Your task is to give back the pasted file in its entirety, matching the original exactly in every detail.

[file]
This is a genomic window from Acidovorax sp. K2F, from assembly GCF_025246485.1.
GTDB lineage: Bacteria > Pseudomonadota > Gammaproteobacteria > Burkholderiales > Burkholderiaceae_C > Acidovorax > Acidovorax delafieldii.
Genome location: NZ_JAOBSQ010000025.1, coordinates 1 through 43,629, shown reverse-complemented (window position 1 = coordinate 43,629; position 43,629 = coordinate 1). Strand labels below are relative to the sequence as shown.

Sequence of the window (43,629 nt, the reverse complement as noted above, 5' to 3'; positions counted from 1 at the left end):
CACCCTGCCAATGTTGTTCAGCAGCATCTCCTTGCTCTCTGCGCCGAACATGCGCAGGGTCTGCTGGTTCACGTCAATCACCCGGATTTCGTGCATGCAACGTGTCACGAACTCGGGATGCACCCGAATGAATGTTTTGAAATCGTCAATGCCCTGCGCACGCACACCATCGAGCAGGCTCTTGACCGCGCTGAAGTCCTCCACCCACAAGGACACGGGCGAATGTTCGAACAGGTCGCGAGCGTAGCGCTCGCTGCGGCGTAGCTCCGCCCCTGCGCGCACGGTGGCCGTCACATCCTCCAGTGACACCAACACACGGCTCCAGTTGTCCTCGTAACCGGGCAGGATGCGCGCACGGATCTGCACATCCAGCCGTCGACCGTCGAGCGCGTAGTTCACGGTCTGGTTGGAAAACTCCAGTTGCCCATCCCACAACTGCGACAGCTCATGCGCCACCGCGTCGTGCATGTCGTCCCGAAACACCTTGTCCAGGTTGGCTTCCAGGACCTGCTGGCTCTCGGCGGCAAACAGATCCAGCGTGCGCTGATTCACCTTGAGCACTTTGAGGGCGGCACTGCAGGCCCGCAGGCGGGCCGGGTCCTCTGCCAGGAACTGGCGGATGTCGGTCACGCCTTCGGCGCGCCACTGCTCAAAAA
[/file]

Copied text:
This is a genomic window from Acidovorax sp. K2F, from assembly GCF_025246485.1.
GTDB lineage: Bacteria > Pseudomonadota > Gammaproteobacteria > Burkholderiales > Burkholderiaceae_C > Acidovorax > Acidovorax delafieldii.
Genome location: NZ_JAOBSQ010000025.1, coordinates 1 through 43,629, shown reverse-complemented (window position 1 = coordinate 43,629; position 43,629 = coordinate 1). Strand labels below are relative to the sequence as shown.

Sequence of the window (43,629 nt, the reverse complement as noted above, 5' to 3'; positions counted from 1 at the left end):
CACCCTGCCAATGTTGTTCAGCAGCATCTCCTTGCTCTCTGCGCCGAACATGCGCAGGGTCTGCTGGTTCACGTCAATCACCCGGATTTCGTGCATGCAACGTGTCACGAACTCGGGATGCACCCGAATGAATGTTTTGAAATCGTCAATGCCCTGCGCACGCACACCATCGAGCAGGCTCTTGACCGCGCTGAAGTCCTCCACCCACAAGGACACGGGCGAATGTTCGAACAGGTCGCGAGCGTAGCGCTCGCTGCGGCGTAGCTCCGCCCCTGCGCGCACGGTGGCCGTCACATCCTCCAGTGACACCAACACACGGCTCCAGTTGTCCTCGTAACCGGGCAGGATGCGCGCACGGATCTGCACATCCAGCCGTCGACCGTCGAGCGCGTAGTTCACGGTCTGGTTGGAAAACTCCAGTTGCCCATCCCACAACTGCGACAGCTCATGCGCCACCGCGTCGTGCATGTCGTCCCGAAACACCTTGTCCAGGTTGGCTTCCAGGACCTGCTGGCTCTCGGCGGCAAACAGATCCAGCGTGCGCTGATTCACCTTGAGCACTTTGAGGGCGGCACTGCAGGCCCGCAGGCGGGCCGGGTCCTCTGCCAGGAACTGGCGGATGTCGGTCACGCCTTCGGCGCGCCACTGCTCAAAAA